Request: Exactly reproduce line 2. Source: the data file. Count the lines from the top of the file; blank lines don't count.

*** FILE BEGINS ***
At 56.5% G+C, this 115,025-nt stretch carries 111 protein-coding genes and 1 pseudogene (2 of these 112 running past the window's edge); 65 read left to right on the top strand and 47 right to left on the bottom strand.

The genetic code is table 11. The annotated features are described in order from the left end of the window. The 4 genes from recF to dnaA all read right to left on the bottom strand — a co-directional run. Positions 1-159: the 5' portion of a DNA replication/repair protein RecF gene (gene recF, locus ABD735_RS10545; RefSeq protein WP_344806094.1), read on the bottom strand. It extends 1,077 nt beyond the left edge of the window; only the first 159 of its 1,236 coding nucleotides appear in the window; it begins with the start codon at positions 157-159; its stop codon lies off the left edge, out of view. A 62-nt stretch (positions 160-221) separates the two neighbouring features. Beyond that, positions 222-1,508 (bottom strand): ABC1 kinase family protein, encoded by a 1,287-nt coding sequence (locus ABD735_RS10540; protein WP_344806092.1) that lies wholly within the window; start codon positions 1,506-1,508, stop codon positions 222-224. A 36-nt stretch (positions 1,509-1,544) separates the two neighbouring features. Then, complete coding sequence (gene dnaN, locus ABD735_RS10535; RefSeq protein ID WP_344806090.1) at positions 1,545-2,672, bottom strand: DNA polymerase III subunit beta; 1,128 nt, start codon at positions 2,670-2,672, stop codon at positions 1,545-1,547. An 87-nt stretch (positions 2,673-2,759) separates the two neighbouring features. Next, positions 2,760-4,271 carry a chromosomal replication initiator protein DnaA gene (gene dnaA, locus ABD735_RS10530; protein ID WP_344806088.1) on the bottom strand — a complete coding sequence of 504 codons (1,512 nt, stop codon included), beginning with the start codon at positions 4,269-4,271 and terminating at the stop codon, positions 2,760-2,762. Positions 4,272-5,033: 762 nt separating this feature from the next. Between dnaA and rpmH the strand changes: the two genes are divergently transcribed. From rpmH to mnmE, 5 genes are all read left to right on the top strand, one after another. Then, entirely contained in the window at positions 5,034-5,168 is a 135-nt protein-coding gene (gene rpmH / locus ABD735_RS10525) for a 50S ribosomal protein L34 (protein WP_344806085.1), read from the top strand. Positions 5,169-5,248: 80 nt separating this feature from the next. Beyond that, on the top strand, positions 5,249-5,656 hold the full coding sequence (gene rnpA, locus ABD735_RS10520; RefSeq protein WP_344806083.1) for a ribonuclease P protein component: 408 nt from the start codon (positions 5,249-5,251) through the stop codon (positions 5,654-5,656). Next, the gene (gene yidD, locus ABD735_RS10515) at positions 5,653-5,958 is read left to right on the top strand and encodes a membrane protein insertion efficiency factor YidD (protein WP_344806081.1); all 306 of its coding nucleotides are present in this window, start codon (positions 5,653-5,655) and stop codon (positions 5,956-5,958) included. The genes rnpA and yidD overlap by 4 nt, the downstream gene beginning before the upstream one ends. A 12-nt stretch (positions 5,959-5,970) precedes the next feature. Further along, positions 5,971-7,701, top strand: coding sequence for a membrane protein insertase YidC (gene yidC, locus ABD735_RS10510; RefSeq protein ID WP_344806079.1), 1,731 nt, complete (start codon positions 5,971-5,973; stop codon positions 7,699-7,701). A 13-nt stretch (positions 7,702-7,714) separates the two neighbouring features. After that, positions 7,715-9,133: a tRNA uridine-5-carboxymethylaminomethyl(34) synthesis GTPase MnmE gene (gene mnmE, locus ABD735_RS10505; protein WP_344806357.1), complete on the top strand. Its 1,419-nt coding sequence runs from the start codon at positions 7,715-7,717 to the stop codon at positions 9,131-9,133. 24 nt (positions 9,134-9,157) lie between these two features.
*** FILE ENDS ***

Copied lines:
The genetic code is table 11. The annotated features are described in order from the left end of the window. The 4 genes from recF to dnaA all read right to left on the bottom strand — a co-directional run. Positions 1-159: the 5' portion of a DNA replication/repair protein RecF gene (gene recF, locus ABD735_RS10545; RefSeq protein WP_344806094.1), read on the bottom strand. It extends 1,077 nt beyond the left edge of the window; only the first 159 of its 1,236 coding nucleotides appear in the window; it begins with the start codon at positions 157-159; its stop codon lies off the left edge, out of view. A 62-nt stretch (positions 160-221) separates the two neighbouring features. Beyond that, positions 222-1,508 (bottom strand): ABC1 kinase family protein, encoded by a 1,287-nt coding sequence (locus ABD735_RS10540; protein WP_344806092.1) that lies wholly within the window; start codon positions 1,506-1,508, stop codon positions 222-224. A 36-nt stretch (positions 1,509-1,544) separates the two neighbouring features. Then, complete coding sequence (gene dnaN, locus ABD735_RS10535; RefSeq protein ID WP_344806090.1) at positions 1,545-2,672, bottom strand: DNA polymerase III subunit beta; 1,128 nt, start codon at positions 2,670-2,672, stop codon at positions 1,545-1,547. An 87-nt stretch (positions 2,673-2,759) separates the two neighbouring features. Next, positions 2,760-4,271 carry a chromosomal replication initiator protein DnaA gene (gene dnaA, locus ABD735_RS10530; protein ID WP_344806088.1) on the bottom strand — a complete coding sequence of 504 codons (1,512 nt, stop codon included), beginning with the start codon at positions 4,269-4,271 and terminating at the stop codon, positions 2,760-2,762. Positions 4,272-5,033: 762 nt separating this feature from the next. Between dnaA and rpmH the strand changes: the two genes are divergently transcribed. From rpmH to mnmE, 5 genes are all read left to right on the top strand, one after another. Then, entirely contained in the window at positions 5,034-5,168 is a 135-nt protein-coding gene (gene rpmH / locus ABD735_RS10525) for a 50S ribosomal protein L34 (protein WP_344806085.1), read from the top strand. Positions 5,169-5,248: 80 nt separating this feature from the next. Beyond that, on the top strand, positions 5,249-5,656 hold the full coding sequence (gene rnpA, locus ABD735_RS10520; RefSeq protein WP_344806083.1) for a ribonuclease P protein component: 408 nt from the start codon (positions 5,249-5,251) through the stop codon (positions 5,654-5,656). Next, the gene (gene yidD, locus ABD735_RS10515) at positions 5,653-5,958 is read left to right on the top strand and encodes a membrane protein insertion efficiency factor YidD (protein WP_344806081.1); all 306 of its coding nucleotides are present in this window, start codon (positions 5,653-5,655) and stop codon (positions 5,956-5,958) included. The genes rnpA and yidD overlap by 4 nt, the downstream gene beginning before the upstream one ends. A 12-nt stretch (positions 5,959-5,970) precedes the next feature. Further along, positions 5,971-7,701, top strand: coding sequence for a membrane protein insertase YidC (gene yidC, locus ABD735_RS10510; RefSeq protein ID WP_344806079.1), 1,731 nt, complete (start codon positions 5,971-5,973; stop codon positions 7,699-7,701). A 13-nt stretch (positions 7,702-7,714) separates the two neighbouring features. After that, positions 7,715-9,133: a tRNA uridine-5-carboxymethylaminomethyl(34) synthesis GTPase MnmE gene (gene mnmE, locus ABD735_RS10505; protein WP_344806357.1), complete on the top strand. Its 1,419-nt coding sequence runs from the start codon at positions 7,715-7,717 to the stop codon at positions 9,131-9,133. 24 nt (positions 9,134-9,157) lie between these two features.